How can a book subtitled What a Billion Muslims Really Think not make so much as a single mention of this pervasive 9/11 denial? How many hundreds of millions out of the billion think 9/11 wasn’t justified, because they suspect the CIA or the Mossad did it to smear the Muslims? And how would their believing that make them “moderate”?

On the Gallup website under “consulting,” Esposito is now billed as a “Gallup Senior Scientist.” In fact, there’s nothing “scientific” about the Saudi-fueled advocacy of John Esposito, whose underestimations of deadly trends in Islamism a decade ago contributed to the complacency that made 9/11 possible in the first place. He’s at it again, this time in partnership with the bottom-liners at Gallup. This book should carry a label on its jacket: Warning! Belief in Saudi-backed pseudo-science is dangerous to America’s health.

Update, April 12: Don’t miss Hillel Fradkin’s devastating review of Who Speaks for Islam? at Middle East Strategy at Harvard. “The book is a confidence game or fraud,” Fradkin writes, “of which Esposito should be ashamed. So too should the Gallup Organization, its publisher.”

Making Cole-slaw of history

For a trained historian, even in Middle Eastern studies, Juan Cole is scandalously incompetent when it comes to cause and effect. Here’s his latest gaffe, made in the context of the London bombings:

According to the September 11 Commission report, al-Qaeda conceived 9/11 in some large part as a punishment on the US for supporting Ariel Sharon’s iron fist policies toward the Palestinians. Bin Laden had wanted to move the operation up in response to Sharon’s threatening visit to the Temple Mount, and again in response to the Israeli attack on the Jenin refugee camp, which left 4,000 persons homeless. Khalid Shaikh Muhammad argued in each case that the operation just was not ready.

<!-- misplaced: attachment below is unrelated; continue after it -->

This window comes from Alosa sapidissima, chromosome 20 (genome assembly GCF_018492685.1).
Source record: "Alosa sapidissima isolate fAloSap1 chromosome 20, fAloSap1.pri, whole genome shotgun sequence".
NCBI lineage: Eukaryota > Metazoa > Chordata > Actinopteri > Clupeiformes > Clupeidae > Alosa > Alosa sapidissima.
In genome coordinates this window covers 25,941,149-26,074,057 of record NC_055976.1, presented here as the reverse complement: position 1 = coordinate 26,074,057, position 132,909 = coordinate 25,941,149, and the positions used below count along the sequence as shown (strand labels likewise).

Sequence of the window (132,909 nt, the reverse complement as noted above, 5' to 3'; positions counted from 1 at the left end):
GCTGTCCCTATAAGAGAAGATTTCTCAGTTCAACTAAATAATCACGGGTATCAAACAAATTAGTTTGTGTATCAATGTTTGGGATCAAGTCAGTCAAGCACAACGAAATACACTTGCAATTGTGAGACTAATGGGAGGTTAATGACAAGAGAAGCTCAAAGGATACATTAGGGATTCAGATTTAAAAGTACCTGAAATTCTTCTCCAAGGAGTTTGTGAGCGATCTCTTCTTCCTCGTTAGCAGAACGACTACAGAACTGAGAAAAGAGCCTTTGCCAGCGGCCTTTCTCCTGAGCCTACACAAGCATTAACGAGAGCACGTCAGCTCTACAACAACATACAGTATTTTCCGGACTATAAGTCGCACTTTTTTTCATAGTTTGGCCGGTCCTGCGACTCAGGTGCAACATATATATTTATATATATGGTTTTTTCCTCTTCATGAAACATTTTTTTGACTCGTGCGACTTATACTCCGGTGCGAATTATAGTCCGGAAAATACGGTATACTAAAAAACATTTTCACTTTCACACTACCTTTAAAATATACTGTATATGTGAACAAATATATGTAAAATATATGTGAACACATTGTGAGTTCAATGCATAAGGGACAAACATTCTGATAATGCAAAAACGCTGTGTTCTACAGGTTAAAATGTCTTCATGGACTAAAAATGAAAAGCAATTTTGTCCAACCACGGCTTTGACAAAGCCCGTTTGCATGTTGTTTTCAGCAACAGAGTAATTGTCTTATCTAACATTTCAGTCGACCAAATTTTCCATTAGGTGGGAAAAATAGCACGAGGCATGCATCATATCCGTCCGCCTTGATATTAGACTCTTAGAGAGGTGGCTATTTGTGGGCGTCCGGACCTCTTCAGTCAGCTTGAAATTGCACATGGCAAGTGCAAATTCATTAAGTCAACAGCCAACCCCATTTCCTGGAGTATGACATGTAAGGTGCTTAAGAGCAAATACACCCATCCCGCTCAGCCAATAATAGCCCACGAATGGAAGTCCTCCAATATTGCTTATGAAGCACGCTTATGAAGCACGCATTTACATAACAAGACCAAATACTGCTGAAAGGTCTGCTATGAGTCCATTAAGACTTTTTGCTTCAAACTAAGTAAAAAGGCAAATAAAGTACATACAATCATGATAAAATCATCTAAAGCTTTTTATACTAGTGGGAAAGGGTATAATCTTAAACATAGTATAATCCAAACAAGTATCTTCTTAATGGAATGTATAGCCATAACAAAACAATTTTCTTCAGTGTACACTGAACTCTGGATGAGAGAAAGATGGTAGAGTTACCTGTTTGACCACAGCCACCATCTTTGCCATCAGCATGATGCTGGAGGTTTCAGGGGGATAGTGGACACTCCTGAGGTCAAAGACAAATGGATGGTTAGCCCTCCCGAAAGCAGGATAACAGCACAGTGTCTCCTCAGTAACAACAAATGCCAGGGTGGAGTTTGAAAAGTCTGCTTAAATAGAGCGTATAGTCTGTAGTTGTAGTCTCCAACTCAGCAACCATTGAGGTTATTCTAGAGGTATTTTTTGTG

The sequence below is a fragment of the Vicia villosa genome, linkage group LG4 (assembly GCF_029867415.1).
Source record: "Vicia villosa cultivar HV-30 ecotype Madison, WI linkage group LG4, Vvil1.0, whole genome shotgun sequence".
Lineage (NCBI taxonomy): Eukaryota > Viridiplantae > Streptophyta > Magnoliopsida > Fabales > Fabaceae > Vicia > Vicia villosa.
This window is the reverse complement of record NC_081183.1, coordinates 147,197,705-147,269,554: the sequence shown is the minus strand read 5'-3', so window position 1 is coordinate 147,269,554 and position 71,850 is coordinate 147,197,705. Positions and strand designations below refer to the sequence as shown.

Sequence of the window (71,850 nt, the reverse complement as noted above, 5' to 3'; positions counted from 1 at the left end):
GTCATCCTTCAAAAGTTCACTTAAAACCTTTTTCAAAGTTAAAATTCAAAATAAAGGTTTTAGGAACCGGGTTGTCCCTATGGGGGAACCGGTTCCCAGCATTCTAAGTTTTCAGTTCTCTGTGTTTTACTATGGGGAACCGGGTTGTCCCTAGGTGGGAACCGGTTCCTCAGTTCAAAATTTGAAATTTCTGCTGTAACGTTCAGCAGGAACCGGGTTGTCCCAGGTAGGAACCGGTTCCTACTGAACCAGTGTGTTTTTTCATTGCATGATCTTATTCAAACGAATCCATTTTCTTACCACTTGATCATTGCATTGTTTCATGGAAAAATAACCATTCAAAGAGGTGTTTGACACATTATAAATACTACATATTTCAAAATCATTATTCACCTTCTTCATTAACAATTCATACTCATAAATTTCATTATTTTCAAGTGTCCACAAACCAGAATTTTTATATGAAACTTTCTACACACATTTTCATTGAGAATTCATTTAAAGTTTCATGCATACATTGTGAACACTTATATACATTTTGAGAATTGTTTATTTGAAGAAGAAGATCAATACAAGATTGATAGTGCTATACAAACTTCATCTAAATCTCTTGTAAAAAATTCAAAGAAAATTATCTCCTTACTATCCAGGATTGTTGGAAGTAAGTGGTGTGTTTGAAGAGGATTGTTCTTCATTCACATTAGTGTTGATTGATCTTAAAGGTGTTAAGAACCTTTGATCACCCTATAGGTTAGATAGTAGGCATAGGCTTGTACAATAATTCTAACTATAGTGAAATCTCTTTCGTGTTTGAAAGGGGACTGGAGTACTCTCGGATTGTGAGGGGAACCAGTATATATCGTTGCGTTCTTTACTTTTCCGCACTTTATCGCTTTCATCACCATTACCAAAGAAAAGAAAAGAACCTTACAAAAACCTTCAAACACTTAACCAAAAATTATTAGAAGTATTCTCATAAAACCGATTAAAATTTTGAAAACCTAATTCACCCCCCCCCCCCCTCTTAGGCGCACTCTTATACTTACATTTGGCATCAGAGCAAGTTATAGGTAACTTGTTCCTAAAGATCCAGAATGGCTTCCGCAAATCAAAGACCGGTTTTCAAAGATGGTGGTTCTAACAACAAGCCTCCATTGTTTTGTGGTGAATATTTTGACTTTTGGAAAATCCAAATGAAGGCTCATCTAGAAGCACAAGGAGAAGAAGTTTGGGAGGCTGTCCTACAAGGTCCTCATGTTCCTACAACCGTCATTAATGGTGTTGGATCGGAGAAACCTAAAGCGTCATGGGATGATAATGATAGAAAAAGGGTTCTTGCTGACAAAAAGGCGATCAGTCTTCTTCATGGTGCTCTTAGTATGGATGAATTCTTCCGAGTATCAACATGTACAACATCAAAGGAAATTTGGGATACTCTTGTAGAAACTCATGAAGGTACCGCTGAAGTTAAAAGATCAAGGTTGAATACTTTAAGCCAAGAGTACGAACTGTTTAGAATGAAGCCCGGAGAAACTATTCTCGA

Did Cole read the same 9/11 report as the rest of us? There’s not a single passage in the 9/11 report mentioning Sharon’s (or Israel’s) policies, and I challenge him to produce one. Cole just made it up. And in point of fact, the report’s narrative definitively contradicts him.

The report makes it clear that 9/11 was conceived well before Sharon became prime minister of Israel in March 2001. Chapter 5, section 2 (p. 153) says the following, based on the interrogation of Khalid Shaikh Muhammad (KSM), the 9/11 mastermind:

According to KSM, he started to think about attacking the United States after [Ramzi] Yousef returned to Pakistan following the 1993 World Trade Center bombing…. He maintains that he and Yousef…speculated about striking the World Trade Center and CIA headquarters as early as 1995.

The idea was fully hatched by early 1999 (p. 154):

KSM acknowledges formally joining al Qaeda in late 1998 or 1999, and states that soon afterward Bin Ladin also made the decision to support his proposal to attack the United States using commercial airplanes as weapons…. Bin Ladin summoned KSM to Kandahar in March or April 1999 to tell him that al Qaeda would support his proposal. The plot was now referred to within al Qaeda as the “planes operation.”

The election of Ehud Barak as Israeli prime minister in May 1999 didn’t put a crimp in the planning. To the contrary: preparations proceeded apace, and Bin Laden pushed even harder for the operation, which wasn’t quite ready. Bin Laden did so again after Sharon’s visit to the Temple Mount. But that visit took place on September 28, 2000, when Sharon was leader of the opposition. He only became prime minister five months later.